Probable cause exists even if the officer cannot definitively state the alleged item was narcotics.

Alfonso Gambone
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Alfonso Gambone is a Philadelphia criminal defense attorney dedicated to protecting your rights.

Our law firm frequently represents clients charged with various drug offenses in Pennsylvania following an arrest where police observe alleged drug transactions. Observed narcotics transactions often occur in high crime areas 

 

Probable Cause To Search Observed Drug Transactions 

The Pennsylvania Supreme Court in Commonwealth v. Thompson ruled that where police officers have substantial experience in narcotics enforcement, the alleged transaction establishes probable cause to search. Probable cause exists even if the officer cannot definitively state the alleged item was narcotics. The court in Thompson, however, stressed the Commonwealth (prosecution) must demonstrate a “clear nexus” between the officer’s experience and their experience to search. 

 

This wasn’t always the law in Pennsylvania where courts previously held that where an officer could not determine if drugs were part of the observed transaction, the police would only have reasonable suspicion and not probable cause for a search. Reasonable suspicion would only justify stopping the suspect for an investigative detention. 

 

It’s important to keep in mind that while the Thompson court permitted the officer to perform a search based on the observed transaction combined with the officer’s experience, there are a number of cases where courts in Pennsylvania and the federal level demand a much more balanced approach to a person’s constitutional rights. The following are situations where courts have ruled that police did not have probable cause to search a suspect: 

 

  • No probable cause where the radio police call described the person selling drugs but the suspect was only witnessed staring at police.
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  • Flight and furtive movements didn’t provide sufficient cause for a stop. 
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  • Suspect left his house with a “baggy”, made 3 different stops in his car, and kept speaking with the passenger in the car—no reasonable suspicion or probable cause.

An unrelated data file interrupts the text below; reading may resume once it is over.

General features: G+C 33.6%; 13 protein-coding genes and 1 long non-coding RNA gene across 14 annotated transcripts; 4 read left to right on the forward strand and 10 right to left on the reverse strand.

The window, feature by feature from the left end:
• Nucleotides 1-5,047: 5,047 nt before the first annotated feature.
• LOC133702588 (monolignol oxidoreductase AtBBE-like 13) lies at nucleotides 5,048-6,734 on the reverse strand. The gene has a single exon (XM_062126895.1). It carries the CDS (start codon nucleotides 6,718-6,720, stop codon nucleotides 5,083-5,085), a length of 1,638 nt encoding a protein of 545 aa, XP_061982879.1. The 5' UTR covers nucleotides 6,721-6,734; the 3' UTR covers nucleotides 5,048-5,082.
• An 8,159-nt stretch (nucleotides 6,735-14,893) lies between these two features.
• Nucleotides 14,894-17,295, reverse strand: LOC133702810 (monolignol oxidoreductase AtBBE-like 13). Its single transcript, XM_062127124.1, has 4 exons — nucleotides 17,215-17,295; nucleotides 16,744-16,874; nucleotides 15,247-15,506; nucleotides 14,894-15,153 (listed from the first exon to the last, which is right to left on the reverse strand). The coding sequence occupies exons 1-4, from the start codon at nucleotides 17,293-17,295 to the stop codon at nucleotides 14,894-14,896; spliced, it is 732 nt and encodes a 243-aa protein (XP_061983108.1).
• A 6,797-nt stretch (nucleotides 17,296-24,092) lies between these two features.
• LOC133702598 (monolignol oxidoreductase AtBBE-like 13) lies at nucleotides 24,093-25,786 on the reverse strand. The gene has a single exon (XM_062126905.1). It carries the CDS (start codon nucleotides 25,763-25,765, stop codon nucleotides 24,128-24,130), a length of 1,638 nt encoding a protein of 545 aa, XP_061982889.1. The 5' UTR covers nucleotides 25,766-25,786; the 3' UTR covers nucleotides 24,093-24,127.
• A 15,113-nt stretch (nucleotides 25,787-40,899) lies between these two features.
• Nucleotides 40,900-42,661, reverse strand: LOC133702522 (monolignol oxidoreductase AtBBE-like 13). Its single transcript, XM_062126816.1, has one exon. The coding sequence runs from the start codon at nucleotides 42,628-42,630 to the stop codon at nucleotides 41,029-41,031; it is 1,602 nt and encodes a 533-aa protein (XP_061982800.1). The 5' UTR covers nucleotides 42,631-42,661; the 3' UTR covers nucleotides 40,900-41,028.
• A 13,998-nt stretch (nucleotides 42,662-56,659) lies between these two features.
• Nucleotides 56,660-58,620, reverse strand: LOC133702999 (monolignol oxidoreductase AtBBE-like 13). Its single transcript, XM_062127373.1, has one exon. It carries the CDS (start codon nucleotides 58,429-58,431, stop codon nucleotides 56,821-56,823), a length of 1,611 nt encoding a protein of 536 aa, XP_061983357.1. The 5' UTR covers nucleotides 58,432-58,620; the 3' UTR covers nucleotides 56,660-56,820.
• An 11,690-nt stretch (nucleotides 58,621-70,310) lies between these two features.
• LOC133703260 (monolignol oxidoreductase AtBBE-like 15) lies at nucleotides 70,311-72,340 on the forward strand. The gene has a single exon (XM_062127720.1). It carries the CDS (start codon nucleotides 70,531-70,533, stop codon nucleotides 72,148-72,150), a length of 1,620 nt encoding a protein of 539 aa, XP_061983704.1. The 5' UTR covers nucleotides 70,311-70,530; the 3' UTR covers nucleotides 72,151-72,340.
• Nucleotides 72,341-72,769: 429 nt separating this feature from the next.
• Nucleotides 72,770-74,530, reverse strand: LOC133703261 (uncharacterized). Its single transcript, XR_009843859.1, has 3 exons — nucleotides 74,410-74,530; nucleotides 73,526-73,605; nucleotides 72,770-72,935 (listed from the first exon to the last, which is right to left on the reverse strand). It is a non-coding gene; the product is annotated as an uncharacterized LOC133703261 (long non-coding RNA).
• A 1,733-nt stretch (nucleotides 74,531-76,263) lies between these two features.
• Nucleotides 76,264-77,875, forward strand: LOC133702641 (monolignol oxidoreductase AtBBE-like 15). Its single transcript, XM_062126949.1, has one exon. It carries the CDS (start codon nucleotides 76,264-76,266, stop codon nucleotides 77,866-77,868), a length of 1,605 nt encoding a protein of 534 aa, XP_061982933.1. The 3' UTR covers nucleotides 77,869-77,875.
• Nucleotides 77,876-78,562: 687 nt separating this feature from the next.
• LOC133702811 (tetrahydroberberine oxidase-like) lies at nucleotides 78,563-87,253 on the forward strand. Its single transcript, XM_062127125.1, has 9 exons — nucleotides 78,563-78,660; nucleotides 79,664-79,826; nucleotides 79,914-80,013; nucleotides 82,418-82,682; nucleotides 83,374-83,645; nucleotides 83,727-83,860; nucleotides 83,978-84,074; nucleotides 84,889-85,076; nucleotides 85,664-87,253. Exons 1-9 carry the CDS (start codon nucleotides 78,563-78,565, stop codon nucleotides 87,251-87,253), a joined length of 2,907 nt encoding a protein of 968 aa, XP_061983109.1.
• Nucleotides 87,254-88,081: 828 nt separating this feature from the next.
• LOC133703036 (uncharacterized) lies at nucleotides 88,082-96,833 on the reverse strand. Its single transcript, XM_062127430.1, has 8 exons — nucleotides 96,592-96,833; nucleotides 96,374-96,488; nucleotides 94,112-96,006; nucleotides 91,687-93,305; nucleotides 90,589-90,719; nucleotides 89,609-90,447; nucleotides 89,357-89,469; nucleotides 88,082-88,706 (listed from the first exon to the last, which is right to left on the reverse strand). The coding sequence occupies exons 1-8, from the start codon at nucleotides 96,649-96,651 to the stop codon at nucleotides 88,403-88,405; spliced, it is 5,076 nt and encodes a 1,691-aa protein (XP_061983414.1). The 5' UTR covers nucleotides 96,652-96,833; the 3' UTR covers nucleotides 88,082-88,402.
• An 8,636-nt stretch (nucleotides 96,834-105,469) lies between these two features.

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  • In a high crime area defendant drove slowly, picked up and dropped
  • off persons at various locations—no reasonable suspicion. 
  • Exchange of objects in a high drug activity area and flight provides adequate reasonable suspicion. 

 

Drug Courier Profiling 

 

Pennsylvania courts strongly oppose any type of profiling, and specifically those that profile “drug couriers”. The Pennsylvania Supreme Court in Commonwealth v. Louis ruled that the police stop of a suspect who simply purchased a train ticket with cash and thereafter took a short trip to New York City with no luggage was illegal. If you are charged with a drug offense in Pennsylvania, it is important that your attorny review with you the 3 types of police stops:  The 3 types of stops are as follows: 

 

  • Mere encounter 

  • Investigative detention 

  • Custodial investigation/arrest 

 

Mere Encounter or a Seizure?  Are you free to leave? 

Pennsylvania courts have ruled that anything other than a mere encounter is a seizure. A seizure is defined as any police action in which a suspect’s freedom is restricted by police. In determining whether a mere encounter or a seizure exists, Pennsylvania courts have ruled that it exists where a reasonable person believes that he or she is not free to leave. 

 

Stop & Frisk – Drug Possession—Plain Touch Doctrine   

Keep in mind that suspicion of drug possession, in and of itself, justifies a stop but does not provide grounds for the officer to believe that the suspect is armed. The prosecution, therefore, cannot justify a frisk merely because there are proper grounds for seizure of a person. If, however, a frisk is justified but it doesn’t reveal something that is a weapon or contraband, it cannot be seized. A frisk is limited to a pat down and is not a search. This is known as the plain touch doctrine and basically means that an officer can only seize an item if he or she determines that an item is contraband on their first touch without further manipulation or reach. This rule comes from the case of Minnesota v. Dickerson where the US Supreme Court ruled that a search was illegal when the officer retrieved an item only after further manipulation of it. Pennsylvania adopted the plain feel doctrine (touch) in the case of Commonwealth v. Zhahir and it remains the law today. 

 

For more information on drug crimes I encourage you to visit the free download section and download a copy of my free book, What Everyone Should Know About Drugs, Guns, and Defense Lawyers. 

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